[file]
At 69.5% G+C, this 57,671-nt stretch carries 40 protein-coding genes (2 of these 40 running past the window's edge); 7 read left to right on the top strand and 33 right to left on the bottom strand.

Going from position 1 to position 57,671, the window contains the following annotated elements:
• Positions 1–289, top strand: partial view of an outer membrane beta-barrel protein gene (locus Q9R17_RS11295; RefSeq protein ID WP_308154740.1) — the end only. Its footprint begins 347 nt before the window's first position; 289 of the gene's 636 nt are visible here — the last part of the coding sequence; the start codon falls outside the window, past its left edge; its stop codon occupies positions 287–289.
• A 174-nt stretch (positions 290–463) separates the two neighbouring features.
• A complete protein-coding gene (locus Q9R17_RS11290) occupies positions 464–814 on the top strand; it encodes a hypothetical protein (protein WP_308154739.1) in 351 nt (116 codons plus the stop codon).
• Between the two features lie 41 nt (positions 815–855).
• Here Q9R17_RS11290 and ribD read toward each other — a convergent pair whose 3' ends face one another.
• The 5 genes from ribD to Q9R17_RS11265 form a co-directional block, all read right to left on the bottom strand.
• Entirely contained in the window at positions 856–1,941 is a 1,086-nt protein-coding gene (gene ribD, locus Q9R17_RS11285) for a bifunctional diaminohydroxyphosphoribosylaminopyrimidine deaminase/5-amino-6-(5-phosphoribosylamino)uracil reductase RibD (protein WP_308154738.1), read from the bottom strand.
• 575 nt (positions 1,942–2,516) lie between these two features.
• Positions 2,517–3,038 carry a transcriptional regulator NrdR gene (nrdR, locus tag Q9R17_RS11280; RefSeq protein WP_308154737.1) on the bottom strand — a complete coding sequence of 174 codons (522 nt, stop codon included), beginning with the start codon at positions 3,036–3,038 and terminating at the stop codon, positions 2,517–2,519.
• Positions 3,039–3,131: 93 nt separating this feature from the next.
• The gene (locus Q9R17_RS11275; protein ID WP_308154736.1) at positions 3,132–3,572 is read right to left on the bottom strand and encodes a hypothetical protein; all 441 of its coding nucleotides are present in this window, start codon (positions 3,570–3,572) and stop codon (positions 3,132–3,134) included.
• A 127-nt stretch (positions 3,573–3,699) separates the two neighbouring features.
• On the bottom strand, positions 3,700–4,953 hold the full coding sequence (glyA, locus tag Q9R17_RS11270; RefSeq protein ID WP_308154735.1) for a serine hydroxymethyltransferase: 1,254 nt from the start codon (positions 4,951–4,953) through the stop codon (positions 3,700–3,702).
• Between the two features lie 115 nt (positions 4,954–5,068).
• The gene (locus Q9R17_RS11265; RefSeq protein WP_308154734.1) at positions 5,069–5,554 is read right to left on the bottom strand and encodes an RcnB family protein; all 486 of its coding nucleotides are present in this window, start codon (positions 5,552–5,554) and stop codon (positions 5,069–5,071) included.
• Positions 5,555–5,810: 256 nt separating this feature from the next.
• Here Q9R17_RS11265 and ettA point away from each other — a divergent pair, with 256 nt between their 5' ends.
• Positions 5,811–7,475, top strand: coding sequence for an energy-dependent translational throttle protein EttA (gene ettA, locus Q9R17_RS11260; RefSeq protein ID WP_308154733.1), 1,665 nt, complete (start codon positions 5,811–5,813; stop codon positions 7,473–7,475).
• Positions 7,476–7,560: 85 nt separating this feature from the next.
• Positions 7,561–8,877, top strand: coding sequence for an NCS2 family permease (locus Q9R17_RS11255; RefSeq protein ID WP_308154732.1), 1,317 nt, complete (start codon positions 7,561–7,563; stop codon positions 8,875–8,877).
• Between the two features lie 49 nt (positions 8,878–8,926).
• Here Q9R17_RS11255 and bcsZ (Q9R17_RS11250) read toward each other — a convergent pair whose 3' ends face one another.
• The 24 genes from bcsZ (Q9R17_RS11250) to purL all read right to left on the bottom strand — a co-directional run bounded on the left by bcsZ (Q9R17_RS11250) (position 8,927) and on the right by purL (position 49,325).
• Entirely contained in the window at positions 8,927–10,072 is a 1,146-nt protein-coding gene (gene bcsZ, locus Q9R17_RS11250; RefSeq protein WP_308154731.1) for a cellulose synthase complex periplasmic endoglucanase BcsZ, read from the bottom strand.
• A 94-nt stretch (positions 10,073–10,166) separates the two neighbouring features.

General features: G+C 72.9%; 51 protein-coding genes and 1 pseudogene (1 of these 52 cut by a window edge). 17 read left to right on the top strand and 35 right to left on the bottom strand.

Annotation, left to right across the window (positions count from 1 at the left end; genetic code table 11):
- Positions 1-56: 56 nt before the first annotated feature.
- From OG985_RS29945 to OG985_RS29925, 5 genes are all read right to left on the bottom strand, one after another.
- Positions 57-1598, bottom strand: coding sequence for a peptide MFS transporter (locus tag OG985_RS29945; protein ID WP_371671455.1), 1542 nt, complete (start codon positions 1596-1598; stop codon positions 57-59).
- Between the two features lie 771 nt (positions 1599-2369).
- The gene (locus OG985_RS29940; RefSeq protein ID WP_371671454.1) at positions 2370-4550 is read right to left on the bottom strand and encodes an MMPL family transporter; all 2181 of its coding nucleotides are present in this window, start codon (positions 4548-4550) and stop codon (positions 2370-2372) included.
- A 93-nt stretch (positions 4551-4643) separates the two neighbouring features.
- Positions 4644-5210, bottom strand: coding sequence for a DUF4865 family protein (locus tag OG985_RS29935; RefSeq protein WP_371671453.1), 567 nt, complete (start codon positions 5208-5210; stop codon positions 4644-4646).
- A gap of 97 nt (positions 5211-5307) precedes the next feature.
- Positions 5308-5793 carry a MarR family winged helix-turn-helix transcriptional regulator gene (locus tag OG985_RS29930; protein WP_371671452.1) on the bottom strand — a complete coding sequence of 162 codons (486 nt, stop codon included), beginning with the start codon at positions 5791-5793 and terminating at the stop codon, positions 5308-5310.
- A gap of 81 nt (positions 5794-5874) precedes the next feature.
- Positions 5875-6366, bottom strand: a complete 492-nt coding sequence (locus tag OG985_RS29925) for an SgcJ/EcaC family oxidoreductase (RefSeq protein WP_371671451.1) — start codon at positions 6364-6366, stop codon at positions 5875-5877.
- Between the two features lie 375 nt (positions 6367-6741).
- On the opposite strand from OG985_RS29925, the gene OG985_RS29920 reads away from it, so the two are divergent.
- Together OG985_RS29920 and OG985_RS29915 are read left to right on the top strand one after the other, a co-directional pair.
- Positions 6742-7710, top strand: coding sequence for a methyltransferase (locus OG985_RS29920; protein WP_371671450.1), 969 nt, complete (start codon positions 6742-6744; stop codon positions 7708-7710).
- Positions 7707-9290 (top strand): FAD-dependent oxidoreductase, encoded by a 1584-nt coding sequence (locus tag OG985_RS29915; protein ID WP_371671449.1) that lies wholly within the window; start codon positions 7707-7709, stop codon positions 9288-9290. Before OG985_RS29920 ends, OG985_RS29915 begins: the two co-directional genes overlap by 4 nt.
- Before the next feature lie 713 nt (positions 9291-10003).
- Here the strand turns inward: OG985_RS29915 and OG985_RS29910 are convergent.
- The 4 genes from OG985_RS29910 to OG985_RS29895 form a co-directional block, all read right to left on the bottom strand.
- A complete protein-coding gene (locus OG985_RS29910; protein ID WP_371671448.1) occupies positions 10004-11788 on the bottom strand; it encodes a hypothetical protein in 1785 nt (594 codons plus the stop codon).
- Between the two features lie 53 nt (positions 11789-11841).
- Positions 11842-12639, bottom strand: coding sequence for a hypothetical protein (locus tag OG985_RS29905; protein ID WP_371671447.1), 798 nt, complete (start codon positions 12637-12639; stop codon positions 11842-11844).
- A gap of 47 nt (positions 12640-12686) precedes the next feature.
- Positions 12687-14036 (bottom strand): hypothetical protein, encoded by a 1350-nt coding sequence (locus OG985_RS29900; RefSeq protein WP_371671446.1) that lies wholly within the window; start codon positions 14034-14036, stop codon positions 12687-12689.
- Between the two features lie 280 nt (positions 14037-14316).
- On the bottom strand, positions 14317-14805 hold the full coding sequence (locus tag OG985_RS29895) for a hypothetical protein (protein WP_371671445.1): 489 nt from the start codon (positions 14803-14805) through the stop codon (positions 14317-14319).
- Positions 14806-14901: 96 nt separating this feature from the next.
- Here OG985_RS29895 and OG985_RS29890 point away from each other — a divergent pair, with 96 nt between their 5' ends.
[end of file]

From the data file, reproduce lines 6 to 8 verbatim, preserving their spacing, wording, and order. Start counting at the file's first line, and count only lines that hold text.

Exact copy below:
• Between the two features lie 41 nt (positions 815–855).
• Here Q9R17_RS11290 and ribD read toward each other — a convergent pair whose 3' ends face one another.
• The 5 genes from ribD to Q9R17_RS11265 form a co-directional block, all read right to left on the bottom strand.